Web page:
Nov 03 2017

Asia Contemporary Art Week Field Meeting: Thinking Projects

by Tausif Noor

The discussion “The Status of Culture and the Culture of Status” unfolded on the first day. Panelists included (from left to right): Ian Alteveer, Brian Kuan Wood, Hera Chan, Meitha Al Mazrooei, Suhanya Raffel, David Xu Borgonjon and Leeza Ahmady. All images courtesy Asia Society, New York.

In its fifth iteration, Asia Contemporary Art Week’s Field Meeting convened to address the bounds and possibilities of the “project,” a concept that has become increasingly popular in artistic practice. In its adaptability to uneasy political climates, research-driven and project-based work allows for timely investigations into the connections between artist, institutions and culture—broadly writ—probing both the conditions of production and the afterlives of artistic creation. In this regard, Field Meeting aspires to be both a platform for surveying the current state of contemporary Asian art while also considering alternative methods for engaging participants and audiences.

Leeza Ahmady, the curator and director of Field Meeting, eschews the formulaic methods of a typical symposium and accordingly approaches the annual event “like an exhibition, rather than a conference or a meeting.” Over the years, she has gradually included more of her own interests as part of the programming, the shaping of which she describes as being “artistic, intuitive,” and informed by Sufi spiritualism. Her goal is that participants “leave with that sense of being bewildered, having some discomfort, but feeling energized.” Over the course of two days, a diverse group of artists, writers and curators presented their insights and work as spoken presentations and performances to ensure that a vital energy was consistently maintained.


Cities and urban development served as the focal point for the first group of presenters, whose diverse works dealt with ideas of fictive structures and architectures. Hera Chan presented on her discursive project with Para Site, “In Search of Miss Ruthless,” exploring the legacy of beauty pageants in Chinatowns and their relationship to class mobility and the film industry. Suhanya Raffel spoke on the cultural ecology of Hong Kong and its role in the development of the forthcoming M+ museum, while Meitha al Mazrooei discussed how oral histories were integral to capturing the constant construction of new buildings in Dubai. Brian Kuan Wood presented a short work of fiction, The Story of Peter Green Peter Chang (2017), which took the form of a fable that probed the ethics of China’s urban development.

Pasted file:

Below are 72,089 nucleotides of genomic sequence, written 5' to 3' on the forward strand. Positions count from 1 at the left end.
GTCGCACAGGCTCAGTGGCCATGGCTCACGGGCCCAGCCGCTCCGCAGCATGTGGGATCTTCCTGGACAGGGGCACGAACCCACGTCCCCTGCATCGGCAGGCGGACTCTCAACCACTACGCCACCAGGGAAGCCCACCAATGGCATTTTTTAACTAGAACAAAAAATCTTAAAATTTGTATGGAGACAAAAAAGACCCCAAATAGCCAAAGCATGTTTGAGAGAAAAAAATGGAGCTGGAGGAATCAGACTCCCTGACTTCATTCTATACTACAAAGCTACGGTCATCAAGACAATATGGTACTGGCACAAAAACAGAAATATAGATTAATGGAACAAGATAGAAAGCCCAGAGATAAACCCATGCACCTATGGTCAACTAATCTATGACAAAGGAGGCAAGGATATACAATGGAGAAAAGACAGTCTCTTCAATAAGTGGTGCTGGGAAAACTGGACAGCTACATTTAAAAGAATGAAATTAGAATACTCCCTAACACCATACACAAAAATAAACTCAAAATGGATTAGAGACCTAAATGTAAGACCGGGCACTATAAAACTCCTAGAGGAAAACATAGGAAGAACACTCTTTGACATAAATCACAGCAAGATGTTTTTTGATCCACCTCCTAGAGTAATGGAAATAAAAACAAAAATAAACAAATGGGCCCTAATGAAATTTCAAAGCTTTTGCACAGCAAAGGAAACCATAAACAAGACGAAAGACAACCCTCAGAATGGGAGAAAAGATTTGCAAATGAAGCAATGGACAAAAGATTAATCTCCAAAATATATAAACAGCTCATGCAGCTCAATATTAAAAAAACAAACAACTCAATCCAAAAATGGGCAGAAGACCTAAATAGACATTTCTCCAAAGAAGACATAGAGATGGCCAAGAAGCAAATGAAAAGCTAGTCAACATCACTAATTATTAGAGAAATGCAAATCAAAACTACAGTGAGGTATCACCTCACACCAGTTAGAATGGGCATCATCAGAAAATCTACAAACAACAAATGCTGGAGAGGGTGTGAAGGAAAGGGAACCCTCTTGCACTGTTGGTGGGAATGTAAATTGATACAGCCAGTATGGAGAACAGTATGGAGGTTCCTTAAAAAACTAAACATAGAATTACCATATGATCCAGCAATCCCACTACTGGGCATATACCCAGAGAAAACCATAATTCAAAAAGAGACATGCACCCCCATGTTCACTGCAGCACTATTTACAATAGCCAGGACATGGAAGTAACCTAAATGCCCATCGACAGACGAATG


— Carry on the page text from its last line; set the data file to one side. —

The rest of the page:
DAI GUANGYU’s The Failure of Defense – America (2017) is based on Dai’s personal struggles of living under a politically repressive regime. 

Following a discussion section led by the Metropolitan Museum’s Ian Alteveer and Eyebeam’s David Xu Borgonjon, Dai Guangyu gave an ink-based performance titled, The Failure of Defense ­– America (2017), an iteration of a previous work adapted for the American context. The piece is based on Dai’s personal struggles of living under a politically repressive regime. At the same time, the work considers the role of borders in constructing state violence.

In HU WEIYI’s A Speechless Speech (2017), sentences addressing defiance and violence are inscribed on the body of an immobile performer and are projected to the audience. 

ABDULLAH MI SYED performed Flesh and Blood (2017), which entailed the artist eating a bowl of rose petals, gagging and retching in the process.